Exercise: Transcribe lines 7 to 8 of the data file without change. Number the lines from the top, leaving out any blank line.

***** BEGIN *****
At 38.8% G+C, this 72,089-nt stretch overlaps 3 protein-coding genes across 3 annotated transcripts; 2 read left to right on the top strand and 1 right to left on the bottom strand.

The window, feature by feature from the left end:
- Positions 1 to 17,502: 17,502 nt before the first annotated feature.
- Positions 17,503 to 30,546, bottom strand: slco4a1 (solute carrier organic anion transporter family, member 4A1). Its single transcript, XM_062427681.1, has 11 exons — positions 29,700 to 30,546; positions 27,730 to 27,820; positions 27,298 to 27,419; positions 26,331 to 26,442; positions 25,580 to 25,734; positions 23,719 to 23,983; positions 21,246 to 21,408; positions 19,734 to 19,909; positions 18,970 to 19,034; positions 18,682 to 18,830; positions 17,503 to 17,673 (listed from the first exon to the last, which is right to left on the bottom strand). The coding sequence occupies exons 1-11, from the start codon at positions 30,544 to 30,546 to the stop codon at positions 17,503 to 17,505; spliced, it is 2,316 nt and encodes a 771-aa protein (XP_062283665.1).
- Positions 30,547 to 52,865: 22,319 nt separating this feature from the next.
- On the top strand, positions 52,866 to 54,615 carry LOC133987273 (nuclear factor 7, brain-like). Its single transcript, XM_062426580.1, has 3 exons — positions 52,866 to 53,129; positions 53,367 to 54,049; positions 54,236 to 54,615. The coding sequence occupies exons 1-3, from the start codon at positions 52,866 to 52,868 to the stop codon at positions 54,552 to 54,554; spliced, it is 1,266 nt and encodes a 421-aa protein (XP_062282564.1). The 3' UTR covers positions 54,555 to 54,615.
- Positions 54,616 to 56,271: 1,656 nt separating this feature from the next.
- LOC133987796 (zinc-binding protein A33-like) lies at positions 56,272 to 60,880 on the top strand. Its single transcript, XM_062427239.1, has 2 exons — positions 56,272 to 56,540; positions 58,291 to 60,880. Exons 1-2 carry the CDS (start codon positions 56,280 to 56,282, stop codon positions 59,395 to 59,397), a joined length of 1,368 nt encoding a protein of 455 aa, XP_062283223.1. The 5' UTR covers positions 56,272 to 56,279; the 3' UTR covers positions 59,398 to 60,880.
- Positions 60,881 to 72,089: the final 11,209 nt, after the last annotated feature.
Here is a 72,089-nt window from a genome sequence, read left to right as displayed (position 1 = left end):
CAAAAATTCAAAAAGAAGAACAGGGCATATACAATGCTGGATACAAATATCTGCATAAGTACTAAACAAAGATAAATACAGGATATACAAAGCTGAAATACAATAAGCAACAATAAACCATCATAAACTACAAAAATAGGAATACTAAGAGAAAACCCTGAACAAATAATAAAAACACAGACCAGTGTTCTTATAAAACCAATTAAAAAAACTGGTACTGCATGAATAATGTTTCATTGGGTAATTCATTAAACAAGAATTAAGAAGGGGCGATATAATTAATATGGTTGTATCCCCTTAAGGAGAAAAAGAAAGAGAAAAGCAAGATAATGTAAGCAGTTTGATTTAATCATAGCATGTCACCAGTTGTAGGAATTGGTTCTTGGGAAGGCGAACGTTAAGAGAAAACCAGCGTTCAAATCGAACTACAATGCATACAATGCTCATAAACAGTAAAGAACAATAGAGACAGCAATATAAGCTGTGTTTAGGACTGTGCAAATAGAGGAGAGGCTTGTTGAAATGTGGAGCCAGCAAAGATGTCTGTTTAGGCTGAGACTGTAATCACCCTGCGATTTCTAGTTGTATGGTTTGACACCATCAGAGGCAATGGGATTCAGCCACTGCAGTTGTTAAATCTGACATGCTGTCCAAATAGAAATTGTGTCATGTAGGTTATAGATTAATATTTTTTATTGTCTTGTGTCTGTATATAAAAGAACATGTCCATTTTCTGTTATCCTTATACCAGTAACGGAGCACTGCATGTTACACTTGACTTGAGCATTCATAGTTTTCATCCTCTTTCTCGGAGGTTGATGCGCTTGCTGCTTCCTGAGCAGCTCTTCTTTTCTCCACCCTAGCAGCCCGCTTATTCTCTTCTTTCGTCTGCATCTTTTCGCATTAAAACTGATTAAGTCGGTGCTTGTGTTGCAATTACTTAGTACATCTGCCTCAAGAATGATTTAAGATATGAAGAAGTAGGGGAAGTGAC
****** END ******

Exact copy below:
- Positions 54,616 to 56,271: 1,656 nt separating this feature from the next.
- LOC133987796 (zinc-binding protein A33-like) lies at positions 56,272 to 60,880 on the top strand. Its single transcript, XM_062427239.1, has 2 exons — positions 56,272 to 56,540; positions 58,291 to 60,880. Exons 1-2 carry the CDS (start codon positions 56,280 to 56,282, stop codon positions 59,395 to 59,397), a joined length of 1,368 nt encoding a protein of 455 aa, XP_062283223.1. The 5' UTR covers positions 56,272 to 56,279; the 3' UTR covers positions 59,398 to 60,880.